For as long as I can remember, I have spoken these words to my children:
I loveth you.
Tonight, as my beautiful sixteen year old daughter took the keys from my hand and prepared to walk alone out the door for the first time in her life, she was first: I loveth you.
Decisively — “I’ll call you when I get there,” as I thought, “Wasn’t I supposed to request that?” Then a bit nervously, “Oh. I forgot my train of thought.”
I think you were going to say good-bye. And I was going to pray this isn’t the last time I ever see you.
Everyone thinks things like this. We say them.
She laughed. “It’s not. I’ll see you tonight. I know who has the right-of-way, I’ll drive slow, and I’ll call when I’m leaving.”
She does not, emphatically does not, know who has the right-of-way.
Just today, I shrieked loudly enough to strain the cords, “Good God Almighty, you almost killed us!” when she had the right-of-way and yet insisted on waving on those cars without the elusive right-of-way. The ensuing creep forward / brake dance was not without frustration — writ large on the truck lady’s face to our left.
That was this morning. This afternoon she passed her written driving exam; the last step to freedom. That child missed none on the test. (Kevin later said “She is a serious underachiever.” Capable, yet largely unmotivated, we muse.)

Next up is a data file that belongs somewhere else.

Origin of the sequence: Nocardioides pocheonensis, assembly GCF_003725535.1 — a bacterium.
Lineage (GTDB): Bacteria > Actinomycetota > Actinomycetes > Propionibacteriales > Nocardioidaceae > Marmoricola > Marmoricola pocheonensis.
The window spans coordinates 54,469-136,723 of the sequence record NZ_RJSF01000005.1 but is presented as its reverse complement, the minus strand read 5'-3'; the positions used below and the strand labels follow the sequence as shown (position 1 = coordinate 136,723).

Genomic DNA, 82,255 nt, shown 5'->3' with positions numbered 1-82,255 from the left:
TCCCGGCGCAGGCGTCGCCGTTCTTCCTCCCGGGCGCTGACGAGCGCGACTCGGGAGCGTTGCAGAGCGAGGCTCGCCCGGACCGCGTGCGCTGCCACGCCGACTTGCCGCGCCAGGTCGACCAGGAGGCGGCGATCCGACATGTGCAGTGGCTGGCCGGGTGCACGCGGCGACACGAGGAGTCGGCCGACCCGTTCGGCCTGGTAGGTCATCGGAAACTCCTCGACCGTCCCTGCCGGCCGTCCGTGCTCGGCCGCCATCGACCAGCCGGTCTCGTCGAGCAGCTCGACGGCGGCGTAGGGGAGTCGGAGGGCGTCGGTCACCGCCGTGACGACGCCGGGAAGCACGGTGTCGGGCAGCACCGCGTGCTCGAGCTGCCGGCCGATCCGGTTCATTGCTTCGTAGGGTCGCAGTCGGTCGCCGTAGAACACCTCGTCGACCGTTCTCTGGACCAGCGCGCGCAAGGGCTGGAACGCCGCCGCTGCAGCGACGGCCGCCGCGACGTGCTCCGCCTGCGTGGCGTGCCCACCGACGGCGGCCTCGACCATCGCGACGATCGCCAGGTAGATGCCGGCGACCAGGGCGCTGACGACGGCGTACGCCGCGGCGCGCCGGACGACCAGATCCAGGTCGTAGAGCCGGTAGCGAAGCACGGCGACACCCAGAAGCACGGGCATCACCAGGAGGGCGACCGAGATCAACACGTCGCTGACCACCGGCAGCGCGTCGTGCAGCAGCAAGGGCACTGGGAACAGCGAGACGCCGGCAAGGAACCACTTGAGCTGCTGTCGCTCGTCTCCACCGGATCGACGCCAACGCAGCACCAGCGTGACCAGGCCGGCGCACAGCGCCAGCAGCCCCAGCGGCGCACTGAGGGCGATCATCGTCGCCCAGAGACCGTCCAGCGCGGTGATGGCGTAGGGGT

As she drove us home, we laugh. Humor is a huge part of our relationship. She teased me about P.G. Wodehouse’s “Right Ho, Jeeves!” driving me to laughter at the DMV. I teased her about listening to Big and Rich with me.
“No, I am not listening to Big and Rich. Their last song used the word ‘ass’ over and over. How can one song have the word ‘ass’ in it so many times? Some day, that is going to come out of my mouth and I am going to be so embarrassed. I have never cursed you know.”
I know. And if it does come out, you just have to look appropriately shocked and your hand must fly to your mouth. That’s how it’s done.
“Yours doesn’t. You don’t even look appropriately shocked. You always look like you mean it. And might continue.”
She’s a beautiful daughter. Fiery yet fairly responsible. Stubborn yet somewhat teachable. Devoted to her family. Driving our town alone tonight.